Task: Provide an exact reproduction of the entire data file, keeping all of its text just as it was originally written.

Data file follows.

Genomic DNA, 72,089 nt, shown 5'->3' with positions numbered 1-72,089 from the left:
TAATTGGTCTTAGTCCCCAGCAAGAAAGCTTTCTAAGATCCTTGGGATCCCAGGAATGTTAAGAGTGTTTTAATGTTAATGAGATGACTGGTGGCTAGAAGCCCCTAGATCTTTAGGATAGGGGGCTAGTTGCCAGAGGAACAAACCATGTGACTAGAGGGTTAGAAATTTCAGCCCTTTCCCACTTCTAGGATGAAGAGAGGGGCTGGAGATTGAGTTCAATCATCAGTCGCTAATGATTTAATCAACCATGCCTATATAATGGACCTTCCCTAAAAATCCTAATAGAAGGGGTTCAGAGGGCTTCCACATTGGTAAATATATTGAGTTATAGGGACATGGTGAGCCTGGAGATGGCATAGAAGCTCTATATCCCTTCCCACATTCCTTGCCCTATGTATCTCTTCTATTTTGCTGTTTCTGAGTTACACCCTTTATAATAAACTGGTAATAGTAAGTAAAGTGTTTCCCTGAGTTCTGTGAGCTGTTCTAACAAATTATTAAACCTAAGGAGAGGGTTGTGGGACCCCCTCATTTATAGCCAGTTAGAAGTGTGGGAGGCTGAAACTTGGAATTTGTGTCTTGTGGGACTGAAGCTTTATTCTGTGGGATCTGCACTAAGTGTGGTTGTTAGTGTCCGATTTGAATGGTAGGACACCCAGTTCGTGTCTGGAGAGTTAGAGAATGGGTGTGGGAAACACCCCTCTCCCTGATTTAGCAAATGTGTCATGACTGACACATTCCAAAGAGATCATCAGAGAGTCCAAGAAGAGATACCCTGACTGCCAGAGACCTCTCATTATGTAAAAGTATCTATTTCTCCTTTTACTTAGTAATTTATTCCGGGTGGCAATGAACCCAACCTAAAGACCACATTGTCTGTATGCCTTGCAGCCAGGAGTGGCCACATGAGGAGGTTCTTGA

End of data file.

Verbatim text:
Genomic DNA, 72,089 nt, shown 5'->3' with positions numbered 1-72,089 from the left:
TAATTGGTCTTAGTCCCCAGCAAGAAAGCTTTCTAAGATCCTTGGGATCCCAGGAATGTTAAGAGTGTTTTAATGTTAATGAGATGACTGGTGGCTAGAAGCCCCTAGATCTTTAGGATAGGGGGCTAGTTGCCAGAGGAACAAACCATGTGACTAGAGGGTTAGAAATTTCAGCCCTTTCCCACTTCTAGGATGAAGAGAGGGGCTGGAGATTGAGTTCAATCATCAGTCGCTAATGATTTAATCAACCATGCCTATATAATGGACCTTCCCTAAAAATCCTAATAGAAGGGGTTCAGAGGGCTTCCACATTGGTAAATATATTGAGTTATAGGGACATGGTGAGCCTGGAGATGGCATAGAAGCTCTATATCCCTTCCCACATTCCTTGCCCTATGTATCTCTTCTATTTTGCTGTTTCTGAGTTACACCCTTTATAATAAACTGGTAATAGTAAGTAAAGTGTTTCCCTGAGTTCTGTGAGCTGTTCTAACAAATTATTAAACCTAAGGAGAGGGTTGTGGGACCCCCTCATTTATAGCCAGTTAGAAGTGTGGGAGGCTGAAACTTGGAATTTGTGTCTTGTGGGACTGAAGCTTTATTCTGTGGGATCTGCACTAAGTGTGGTTGTTAGTGTCCGATTTGAATGGTAGGACACCCAGTTCGTGTCTGGAGAGTTAGAGAATGGGTGTGGGAAACACCCCTCTCCCTGATTTAGCAAATGTGTCATGACTGACACATTCCAAAGAGATCATCAGAGAGTCCAAGAAGAGATACCCTGACTGCCAGAGACCTCTCATTATGTAAAAGTATCTATTTCTCCTTTTACTTAGTAATTTATTCCGGGTGGCAATGAACCCAACCTAAAGACCACATTGTCTGTATGCCTTGCAGCCAGGAGTGGCCACATGAGGAGGTTCTTGA